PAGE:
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Succession proves a tricky art in business

Updated: 2013-09-16 08:15
By Zhang Chunyan and Qiu Bo in London ( China Daily)

Succession proves a tricky art in business

Young Chinese entrepreneurs who traveled to Britain recently on a tour conducted by Fleming Family & Partners of London.[Photo/China Daily]

Succession proves a tricky art in business

Rich second generation taught how to keep the family wealth

Whether they were born with silver chopsticks in their mouths is moot, but we can be sure that they have led very comfortable lives, received the best education and wanted for nothing materially.

These are the children of the first batch of China's private entrepreneurs who have grown immensely rich since reform and opening-up began in the late 1970s. As these business people have approached, reached and passed retiring age, their children, many born in the 1980s, have been groomed to take over the family concern.

Because private businesses did not exist in China during the planned-economy era, from 1949 when the People's Republic of China was founded to the late 1970s, private businesses that have appeared since the 1980s are new.

Most of the rich private entrepreneurs in China are pioneers of their family businesses, meaning their wealth has been in the hands of two generations at most.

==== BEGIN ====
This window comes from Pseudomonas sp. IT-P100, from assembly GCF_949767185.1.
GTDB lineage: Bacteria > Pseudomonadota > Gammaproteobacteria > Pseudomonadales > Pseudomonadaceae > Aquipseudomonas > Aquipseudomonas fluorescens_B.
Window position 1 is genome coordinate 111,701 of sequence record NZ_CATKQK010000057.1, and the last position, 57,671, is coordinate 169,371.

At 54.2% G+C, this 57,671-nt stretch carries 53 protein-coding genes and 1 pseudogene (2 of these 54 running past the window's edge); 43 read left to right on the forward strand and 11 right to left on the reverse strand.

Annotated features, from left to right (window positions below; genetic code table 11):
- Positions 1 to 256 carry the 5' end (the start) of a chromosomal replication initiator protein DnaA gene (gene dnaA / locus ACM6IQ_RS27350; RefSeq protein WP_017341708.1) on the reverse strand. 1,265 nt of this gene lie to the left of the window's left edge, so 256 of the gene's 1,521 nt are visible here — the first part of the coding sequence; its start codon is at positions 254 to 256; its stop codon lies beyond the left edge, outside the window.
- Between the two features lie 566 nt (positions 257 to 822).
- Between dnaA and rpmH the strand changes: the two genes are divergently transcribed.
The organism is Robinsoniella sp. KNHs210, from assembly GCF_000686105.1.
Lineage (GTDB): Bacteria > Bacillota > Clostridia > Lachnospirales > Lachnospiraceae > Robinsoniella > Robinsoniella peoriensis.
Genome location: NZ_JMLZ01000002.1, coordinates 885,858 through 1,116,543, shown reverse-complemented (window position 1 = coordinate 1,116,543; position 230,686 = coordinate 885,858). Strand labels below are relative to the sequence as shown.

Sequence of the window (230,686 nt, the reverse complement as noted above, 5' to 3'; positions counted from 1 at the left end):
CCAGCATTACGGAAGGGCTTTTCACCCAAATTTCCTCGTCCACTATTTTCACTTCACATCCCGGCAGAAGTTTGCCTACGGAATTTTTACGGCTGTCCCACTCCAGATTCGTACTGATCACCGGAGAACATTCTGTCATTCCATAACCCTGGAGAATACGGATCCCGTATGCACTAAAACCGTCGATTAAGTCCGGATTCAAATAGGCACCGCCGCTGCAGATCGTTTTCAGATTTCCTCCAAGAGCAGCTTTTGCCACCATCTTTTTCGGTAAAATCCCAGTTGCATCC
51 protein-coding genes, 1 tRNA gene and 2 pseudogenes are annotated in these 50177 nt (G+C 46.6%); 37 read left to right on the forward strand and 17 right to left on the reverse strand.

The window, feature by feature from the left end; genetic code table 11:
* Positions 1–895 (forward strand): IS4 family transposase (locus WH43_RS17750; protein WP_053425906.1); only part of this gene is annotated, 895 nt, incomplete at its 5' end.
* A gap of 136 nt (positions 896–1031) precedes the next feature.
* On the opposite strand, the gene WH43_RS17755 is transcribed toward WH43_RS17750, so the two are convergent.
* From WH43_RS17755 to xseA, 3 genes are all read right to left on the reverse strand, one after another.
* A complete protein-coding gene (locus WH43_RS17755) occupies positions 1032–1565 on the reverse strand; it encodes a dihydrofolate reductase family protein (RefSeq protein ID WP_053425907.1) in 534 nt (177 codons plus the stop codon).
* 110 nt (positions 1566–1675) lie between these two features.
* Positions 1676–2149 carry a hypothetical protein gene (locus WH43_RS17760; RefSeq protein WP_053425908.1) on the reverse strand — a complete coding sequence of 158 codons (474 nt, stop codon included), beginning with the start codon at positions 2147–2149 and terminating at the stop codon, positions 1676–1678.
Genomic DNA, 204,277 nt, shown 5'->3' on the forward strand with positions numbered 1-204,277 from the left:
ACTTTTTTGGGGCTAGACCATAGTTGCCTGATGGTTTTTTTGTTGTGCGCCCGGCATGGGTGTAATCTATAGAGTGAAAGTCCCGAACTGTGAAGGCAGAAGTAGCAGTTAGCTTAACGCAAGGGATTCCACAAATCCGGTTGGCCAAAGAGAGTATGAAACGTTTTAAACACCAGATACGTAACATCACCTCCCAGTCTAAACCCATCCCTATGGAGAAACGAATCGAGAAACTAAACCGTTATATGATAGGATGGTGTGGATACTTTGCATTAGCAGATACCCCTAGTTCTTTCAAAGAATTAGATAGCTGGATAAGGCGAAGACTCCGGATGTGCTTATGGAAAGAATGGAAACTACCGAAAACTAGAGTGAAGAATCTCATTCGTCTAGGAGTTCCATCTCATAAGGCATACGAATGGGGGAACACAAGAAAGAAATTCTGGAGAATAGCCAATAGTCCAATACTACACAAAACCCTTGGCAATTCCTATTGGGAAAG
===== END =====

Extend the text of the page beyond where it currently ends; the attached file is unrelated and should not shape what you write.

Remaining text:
As Chinese entrepreneurs prepare to pass their wealth to their offspring, questions often surface about what form the family business will continue in and the risks that it will face after the reins change hands.

Beijing Huashang Institute of Management, a training body mainly for private enterprises, says that over the next five to 10 years, 3 million Chinese businesses will come under new leadership and that as many as 90 percent of bosses of private companies hope to pass them onto their children.

The methods of grooming successors include sending them to top-notch schools and universities and throwing them in at the management deep end and trusting that they will swim. One group of 13 young business people, all in their 20s or 30s, chose another path recently, traveling to Britain to see how its family firms run their businesses and handle the matter of succession.

"Visiting and learning from British family firms was a good way to give us more practical experience," says Ling Chao, 35, vice-president of Orient Holdings Group of Shanghai. Ling has been involved in the family business since he was 23, when he chose to work in the financial department after graduating from university in Xi'an, capital of Shaanxi province. Now the business includes investment, asset management, trade and infrastructure construction.

"Most British family firms have a long history and their own business culture, playing important roles in the British economy in stability, creating jobs and the entrepreneurial spirit," he says.

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